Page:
A lactic acid starter was called for to start a slow fermentation that would dry-cook the product. Dried milk was permissible as a binding agent between the meat and fat. They could then pack the meat into either cellulose or pork-gut casing. These sausages were then hung, first in drip rooms, then in aging rooms, for weeks, or months, depending on the size of the chub.

The optimum range of curing temperatures, they stressed, was the same as San Francisco’s temperate climate. As the Salami dried, the links fermented, and a change in acidity expertly cooked the meat and produced the complex spectrum of flavors. As this happened, the sausages would also dry. The meat would lose roughly 30% of its water weight. A penicillin mold would form on the coat, checking the exposure of the meat to air, and thus stopping oxidation and preventing rancid flavors.

To press their case, the San Franciscans hired a lawyer. They formed something called the Dry Salami Institute. They prepared elaborate family histories, paraded fair ribbons from salami competitions in Rome, and bombarded bureaucrats with long letters with even longer appendixes as to the utter authenticity of their every salami-stuffing step. And, reader, they prevailed. Find the words “Italian salami” or “Italian Dry Salami” on a California chub, and you are guaranteed food that at least tries to hold its own in Italy.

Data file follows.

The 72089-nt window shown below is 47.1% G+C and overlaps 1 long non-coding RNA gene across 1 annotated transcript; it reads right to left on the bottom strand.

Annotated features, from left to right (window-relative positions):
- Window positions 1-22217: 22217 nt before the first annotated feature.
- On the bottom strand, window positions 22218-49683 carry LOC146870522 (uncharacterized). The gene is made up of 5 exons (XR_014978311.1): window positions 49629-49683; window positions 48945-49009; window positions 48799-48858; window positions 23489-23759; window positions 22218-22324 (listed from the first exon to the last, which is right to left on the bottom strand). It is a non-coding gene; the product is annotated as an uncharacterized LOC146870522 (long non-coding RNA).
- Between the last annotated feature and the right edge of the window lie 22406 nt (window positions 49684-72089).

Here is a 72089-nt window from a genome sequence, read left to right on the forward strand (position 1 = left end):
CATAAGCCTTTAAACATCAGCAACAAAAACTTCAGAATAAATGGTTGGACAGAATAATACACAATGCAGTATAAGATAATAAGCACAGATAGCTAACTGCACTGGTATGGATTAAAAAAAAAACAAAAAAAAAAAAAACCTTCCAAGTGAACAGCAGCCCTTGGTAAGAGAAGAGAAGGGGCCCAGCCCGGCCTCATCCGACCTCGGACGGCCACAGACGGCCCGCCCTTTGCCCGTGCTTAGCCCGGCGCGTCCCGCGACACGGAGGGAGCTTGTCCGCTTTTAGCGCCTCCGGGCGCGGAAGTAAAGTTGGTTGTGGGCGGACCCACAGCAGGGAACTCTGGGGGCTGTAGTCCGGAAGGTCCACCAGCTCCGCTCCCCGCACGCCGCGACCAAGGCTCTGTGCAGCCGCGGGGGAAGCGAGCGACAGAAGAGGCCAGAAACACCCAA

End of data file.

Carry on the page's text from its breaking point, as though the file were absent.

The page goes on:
The same Californian producers lobbied to maintain the prehistoric, archaic FDA regulations against import of original “made in Italy” salami. Big Italian salami producers that have opened up factories in the USA to circumvent the FDA controls have joined them in this effort to deliver a “mass-market” product to the American supermarkets.

An exciting development in the past few years is the startup of small butchers, like Farmstead Meatsmith, who provides a personal abattoir, butchery, charcuterie, and instruction service out of California, or the North Mountain Pastures farm in Pennsylvania. Also notable are the salamis produced by Salame Beddu in Saint Luis.